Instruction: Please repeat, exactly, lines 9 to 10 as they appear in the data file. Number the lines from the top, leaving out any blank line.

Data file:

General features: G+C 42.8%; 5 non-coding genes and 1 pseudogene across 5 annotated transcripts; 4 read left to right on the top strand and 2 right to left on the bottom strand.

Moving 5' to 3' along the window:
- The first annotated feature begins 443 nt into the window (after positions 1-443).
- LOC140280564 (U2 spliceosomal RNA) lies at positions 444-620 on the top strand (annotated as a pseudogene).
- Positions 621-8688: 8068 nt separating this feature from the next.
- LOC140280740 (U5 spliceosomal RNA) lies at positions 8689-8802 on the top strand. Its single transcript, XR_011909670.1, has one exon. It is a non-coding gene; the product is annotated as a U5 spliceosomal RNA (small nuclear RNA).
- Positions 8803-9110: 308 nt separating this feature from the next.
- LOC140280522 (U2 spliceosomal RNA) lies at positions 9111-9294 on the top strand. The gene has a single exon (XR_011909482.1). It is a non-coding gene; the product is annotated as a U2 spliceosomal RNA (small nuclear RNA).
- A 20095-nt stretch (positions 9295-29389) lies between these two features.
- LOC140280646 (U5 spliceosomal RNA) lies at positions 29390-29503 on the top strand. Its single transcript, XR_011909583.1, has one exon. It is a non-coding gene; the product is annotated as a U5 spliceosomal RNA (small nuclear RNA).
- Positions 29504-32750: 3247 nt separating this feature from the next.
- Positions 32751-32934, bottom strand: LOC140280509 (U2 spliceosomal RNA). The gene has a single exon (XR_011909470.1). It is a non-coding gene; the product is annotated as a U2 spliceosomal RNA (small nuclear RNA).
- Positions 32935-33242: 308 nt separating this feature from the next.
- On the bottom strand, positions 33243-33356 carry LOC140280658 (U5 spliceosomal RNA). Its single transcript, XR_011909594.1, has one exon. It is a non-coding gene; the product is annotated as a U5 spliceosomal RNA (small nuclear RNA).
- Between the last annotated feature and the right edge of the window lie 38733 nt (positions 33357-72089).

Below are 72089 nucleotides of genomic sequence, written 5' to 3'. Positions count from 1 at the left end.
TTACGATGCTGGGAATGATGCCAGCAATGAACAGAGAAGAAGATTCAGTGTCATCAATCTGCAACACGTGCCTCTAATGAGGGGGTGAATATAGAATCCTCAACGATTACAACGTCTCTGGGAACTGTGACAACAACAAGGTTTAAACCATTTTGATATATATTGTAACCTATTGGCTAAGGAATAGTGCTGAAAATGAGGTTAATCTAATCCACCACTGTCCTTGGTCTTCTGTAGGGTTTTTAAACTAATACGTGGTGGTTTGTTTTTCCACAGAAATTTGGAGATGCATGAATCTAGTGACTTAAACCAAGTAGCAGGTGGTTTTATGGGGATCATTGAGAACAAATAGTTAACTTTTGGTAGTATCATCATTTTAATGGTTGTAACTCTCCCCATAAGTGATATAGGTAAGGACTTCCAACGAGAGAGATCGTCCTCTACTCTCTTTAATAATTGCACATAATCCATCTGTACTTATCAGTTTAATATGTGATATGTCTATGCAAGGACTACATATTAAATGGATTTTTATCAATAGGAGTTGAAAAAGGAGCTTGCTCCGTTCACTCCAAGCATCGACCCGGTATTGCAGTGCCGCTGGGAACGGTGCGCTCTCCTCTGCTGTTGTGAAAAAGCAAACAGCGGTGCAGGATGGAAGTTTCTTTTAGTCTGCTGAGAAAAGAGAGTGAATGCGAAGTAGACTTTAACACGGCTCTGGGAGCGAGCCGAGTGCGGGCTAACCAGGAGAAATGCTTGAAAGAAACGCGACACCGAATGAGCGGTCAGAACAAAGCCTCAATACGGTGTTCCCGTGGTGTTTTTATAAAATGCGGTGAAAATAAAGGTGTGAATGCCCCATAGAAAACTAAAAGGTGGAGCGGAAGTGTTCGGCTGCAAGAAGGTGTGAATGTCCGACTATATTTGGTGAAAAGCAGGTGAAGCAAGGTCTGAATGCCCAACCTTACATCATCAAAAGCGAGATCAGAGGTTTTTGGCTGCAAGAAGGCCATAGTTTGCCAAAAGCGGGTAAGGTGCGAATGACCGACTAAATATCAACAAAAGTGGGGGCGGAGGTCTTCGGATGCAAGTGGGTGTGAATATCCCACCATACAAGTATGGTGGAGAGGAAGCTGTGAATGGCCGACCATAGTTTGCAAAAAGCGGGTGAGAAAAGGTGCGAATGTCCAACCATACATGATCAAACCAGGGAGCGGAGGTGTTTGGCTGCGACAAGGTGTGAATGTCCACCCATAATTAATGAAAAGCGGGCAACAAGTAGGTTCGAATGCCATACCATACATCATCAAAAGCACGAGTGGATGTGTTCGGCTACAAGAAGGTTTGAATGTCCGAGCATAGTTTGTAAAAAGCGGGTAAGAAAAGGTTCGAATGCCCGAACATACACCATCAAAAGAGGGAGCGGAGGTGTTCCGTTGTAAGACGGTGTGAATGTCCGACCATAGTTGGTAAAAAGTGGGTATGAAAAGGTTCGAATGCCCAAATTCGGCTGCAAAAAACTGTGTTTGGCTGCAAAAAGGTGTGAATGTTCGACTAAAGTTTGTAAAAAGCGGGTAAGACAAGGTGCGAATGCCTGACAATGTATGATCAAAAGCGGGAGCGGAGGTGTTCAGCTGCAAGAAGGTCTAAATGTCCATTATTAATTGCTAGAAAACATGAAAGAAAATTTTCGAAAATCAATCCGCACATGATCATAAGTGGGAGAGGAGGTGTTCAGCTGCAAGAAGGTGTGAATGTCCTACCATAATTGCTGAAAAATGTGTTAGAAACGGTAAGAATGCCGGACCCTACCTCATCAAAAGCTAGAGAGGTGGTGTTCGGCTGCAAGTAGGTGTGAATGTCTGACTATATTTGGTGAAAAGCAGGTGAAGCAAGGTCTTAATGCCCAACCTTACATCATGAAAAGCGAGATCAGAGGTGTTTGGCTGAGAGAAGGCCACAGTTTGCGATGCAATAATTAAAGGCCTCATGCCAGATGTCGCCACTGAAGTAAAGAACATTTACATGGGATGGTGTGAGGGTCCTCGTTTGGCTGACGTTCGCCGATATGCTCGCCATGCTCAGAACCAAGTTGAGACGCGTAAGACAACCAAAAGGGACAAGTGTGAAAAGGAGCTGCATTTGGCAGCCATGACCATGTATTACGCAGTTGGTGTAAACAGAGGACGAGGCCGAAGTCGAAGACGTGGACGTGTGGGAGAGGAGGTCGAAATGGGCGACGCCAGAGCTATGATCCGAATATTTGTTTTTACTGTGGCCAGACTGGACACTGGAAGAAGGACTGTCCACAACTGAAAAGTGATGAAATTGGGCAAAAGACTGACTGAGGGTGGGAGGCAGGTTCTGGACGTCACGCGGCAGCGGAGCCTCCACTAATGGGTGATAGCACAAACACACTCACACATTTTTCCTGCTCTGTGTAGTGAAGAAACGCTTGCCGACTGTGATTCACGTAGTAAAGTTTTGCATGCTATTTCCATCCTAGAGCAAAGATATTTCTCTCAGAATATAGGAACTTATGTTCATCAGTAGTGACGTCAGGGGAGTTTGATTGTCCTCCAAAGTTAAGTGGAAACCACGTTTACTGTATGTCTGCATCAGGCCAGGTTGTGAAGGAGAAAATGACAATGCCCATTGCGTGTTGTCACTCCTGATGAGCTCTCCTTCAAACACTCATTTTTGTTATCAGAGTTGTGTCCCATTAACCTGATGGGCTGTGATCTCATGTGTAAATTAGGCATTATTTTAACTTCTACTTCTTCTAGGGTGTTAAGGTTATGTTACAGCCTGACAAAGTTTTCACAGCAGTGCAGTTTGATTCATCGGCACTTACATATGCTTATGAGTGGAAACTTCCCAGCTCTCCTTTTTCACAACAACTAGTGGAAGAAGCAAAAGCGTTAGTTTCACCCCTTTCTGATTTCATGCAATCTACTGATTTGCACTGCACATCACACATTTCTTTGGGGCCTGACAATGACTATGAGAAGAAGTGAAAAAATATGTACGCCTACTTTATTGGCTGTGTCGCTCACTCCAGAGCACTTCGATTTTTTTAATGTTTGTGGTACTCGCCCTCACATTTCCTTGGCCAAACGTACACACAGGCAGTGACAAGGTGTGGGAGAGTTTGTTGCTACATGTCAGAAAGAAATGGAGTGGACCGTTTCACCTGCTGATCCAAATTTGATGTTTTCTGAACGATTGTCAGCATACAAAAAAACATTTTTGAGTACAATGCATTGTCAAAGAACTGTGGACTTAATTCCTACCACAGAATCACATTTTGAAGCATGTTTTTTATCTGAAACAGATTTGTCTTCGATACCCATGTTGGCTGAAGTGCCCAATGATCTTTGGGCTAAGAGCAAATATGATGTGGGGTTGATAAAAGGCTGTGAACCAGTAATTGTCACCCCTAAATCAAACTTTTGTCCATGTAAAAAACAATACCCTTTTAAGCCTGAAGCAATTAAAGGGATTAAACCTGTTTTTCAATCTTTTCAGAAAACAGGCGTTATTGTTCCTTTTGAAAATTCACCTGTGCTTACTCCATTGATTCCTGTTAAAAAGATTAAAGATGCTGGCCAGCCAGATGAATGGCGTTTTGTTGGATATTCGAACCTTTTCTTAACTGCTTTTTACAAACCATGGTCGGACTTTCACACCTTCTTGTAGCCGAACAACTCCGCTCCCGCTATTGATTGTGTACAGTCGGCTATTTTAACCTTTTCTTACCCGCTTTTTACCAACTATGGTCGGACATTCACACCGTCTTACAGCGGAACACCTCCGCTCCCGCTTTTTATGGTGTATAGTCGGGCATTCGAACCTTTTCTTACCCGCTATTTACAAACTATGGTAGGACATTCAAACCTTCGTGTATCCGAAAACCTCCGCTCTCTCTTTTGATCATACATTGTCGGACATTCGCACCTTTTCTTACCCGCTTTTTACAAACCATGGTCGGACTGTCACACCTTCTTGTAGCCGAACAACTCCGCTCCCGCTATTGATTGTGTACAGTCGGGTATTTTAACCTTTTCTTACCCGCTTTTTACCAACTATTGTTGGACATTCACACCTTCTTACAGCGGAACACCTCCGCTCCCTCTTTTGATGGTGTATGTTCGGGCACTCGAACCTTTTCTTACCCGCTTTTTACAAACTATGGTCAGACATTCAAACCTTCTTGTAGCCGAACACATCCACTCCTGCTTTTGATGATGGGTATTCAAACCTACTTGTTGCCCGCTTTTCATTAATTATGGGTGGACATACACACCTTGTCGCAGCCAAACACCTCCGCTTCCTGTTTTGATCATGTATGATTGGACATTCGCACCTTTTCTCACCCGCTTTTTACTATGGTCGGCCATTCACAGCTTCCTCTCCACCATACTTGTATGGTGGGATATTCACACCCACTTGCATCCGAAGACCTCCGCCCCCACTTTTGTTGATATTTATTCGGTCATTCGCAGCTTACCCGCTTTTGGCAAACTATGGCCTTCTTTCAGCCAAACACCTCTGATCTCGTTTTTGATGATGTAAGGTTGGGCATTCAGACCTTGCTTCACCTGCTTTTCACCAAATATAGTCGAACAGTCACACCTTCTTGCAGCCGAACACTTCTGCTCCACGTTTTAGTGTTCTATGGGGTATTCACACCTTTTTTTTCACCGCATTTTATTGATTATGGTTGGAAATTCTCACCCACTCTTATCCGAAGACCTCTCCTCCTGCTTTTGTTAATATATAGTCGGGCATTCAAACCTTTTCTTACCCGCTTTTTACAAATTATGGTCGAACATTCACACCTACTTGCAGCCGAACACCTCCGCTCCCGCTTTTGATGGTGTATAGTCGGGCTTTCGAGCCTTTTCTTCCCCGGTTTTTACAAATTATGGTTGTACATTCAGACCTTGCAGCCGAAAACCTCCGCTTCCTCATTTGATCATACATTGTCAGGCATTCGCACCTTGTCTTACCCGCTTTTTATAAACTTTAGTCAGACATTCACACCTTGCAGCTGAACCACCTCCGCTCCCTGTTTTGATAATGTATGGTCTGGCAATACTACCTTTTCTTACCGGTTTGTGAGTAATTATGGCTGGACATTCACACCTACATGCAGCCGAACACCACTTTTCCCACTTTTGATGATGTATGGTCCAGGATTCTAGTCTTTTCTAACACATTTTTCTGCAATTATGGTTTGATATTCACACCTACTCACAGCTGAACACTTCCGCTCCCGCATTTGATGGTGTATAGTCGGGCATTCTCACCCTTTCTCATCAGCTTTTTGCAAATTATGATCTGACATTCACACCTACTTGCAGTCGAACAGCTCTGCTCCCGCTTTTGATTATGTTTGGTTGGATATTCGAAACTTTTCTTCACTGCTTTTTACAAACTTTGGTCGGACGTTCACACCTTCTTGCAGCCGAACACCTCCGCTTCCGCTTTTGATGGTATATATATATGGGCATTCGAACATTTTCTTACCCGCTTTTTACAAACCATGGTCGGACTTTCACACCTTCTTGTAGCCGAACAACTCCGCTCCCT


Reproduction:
- A 20095-nt stretch (positions 9295-29389) lies between these two features.
- LOC140280646 (U5 spliceosomal RNA) lies at positions 29390-29503 on the top strand. Its single transcript, XR_011909583.1, has one exon. It is a non-coding gene; the product is annotated as a U5 spliceosomal RNA (small nuclear RNA).